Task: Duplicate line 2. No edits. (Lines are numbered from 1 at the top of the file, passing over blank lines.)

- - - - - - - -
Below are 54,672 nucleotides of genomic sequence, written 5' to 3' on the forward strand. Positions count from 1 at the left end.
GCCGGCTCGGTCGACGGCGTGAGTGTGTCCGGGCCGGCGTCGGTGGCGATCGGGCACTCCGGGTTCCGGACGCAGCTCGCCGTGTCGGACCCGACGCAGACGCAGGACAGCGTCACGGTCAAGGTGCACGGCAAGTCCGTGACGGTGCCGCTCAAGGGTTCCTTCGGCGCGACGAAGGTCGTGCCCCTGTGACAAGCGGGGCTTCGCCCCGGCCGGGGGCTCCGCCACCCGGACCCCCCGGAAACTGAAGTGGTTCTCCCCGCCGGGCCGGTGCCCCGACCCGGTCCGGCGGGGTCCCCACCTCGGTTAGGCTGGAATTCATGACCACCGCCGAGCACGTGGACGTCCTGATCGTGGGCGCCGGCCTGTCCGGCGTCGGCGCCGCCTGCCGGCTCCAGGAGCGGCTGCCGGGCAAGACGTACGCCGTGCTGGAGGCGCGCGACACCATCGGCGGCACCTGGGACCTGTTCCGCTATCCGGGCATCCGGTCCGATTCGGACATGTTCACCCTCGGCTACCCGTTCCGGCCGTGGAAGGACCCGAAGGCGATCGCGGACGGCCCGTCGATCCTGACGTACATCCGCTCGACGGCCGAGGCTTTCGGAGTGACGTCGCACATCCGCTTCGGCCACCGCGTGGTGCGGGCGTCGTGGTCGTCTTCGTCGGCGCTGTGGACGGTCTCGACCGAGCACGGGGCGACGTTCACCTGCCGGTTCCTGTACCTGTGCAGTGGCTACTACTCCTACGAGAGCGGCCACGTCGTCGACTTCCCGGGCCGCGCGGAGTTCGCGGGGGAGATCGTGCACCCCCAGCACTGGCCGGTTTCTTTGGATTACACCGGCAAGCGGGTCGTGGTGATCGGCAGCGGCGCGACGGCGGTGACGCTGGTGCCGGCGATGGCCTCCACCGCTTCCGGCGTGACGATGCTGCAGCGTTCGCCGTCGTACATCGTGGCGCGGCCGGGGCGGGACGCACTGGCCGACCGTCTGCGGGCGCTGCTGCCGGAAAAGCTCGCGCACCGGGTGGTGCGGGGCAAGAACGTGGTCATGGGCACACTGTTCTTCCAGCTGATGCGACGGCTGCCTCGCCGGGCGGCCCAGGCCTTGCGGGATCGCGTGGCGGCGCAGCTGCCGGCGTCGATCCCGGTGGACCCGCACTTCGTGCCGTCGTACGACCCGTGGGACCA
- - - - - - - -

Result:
GCCGGCTCGGTCGACGGCGTGAGTGTGTCCGGGCCGGCGTCGGTGGCGATCGGGCACTCCGGGTTCCGGACGCAGCTCGCCGTGTCGGACCCGACGCAGACGCAGGACAGCGTCACGGTCAAGGTGCACGGCAAGTCCGTGACGGTGCCGCTCAAGGGTTCCTTCGGCGCGACGAAGGTCGTGCCCCTGTGACAAGCGGGGCTTCGCCCCGGCCGGGGGCTCCGCCACCCGGACCCCCCGGAAACTGAAGTGGTTCTCCCCGCCGGGCCGGTGCCCCGACCCGGTCCGGCGGGGTCCCCACCTCGGTTAGGCTGGAATTCATGACCACCGCCGAGCACGTGGACGTCCTGATCGTGGGCGCCGGCCTGTCCGGCGTCGGCGCCGCCTGCCGGCTCCAGGAGCGGCTGCCGGGCAAGACGTACGCCGTGCTGGAGGCGCGCGACACCATCGGCGGCACCTGGGACCTGTTCCGCTATCCGGGCATCCGGTCCGATTCGGACATGTTCACCCTCGGCTACCCGTTCCGGCCGTGGAAGGACCCGAAGGCGATCGCGGACGGCCCGTCGATCCTGACGTACATCCGCTCGACGGCCGAGGCTTTCGGAGTGACGTCGCACATCCGCTTCGGCCACCGCGTGGTGCGGGCGTCGTGGTCGTCTTCGTCGGCGCTGTGGACGGTCTCGACCGAGCACGGGGCGACGTTCACCTGCCGGTTCCTGTACCTGTGCAGTGGCTACTACTCCTACGAGAGCGGCCACGTCGTCGACTTCCCGGGCCGCGCGGAGTTCGCGGGGGAGATCGTGCACCCCCAGCACTGGCCGGTTTCTTTGGATTACACCGGCAAGCGGGTCGTGGTGATCGGCAGCGGCGCGACGGCGGTGACGCTGGTGCCGGCGATGGCCTCCACCGCTTCCGGCGTGACGATGCTGCAGCGTTCGCCGTCGTACATCGTGGCGCGGCCGGGGCGGGACGCACTGGCCGACCGTCTGCGGGCGCTGCTGCCGGAAAAGCTCGCGCACCGGGTGGTGCGGGGCAAGAACGTGGTCATGGGCACACTGTTCTTCCAGCTGATGCGACGGCTGCCTCGCCGGGCGGCCCAGGCCTTGCGGGATCGCGTGGCGGCGCAGCTGCCGGCGTCGATCCCGGTGGACCCGCACTTCGTGCCGTCGTACGACCCGTGGGACCA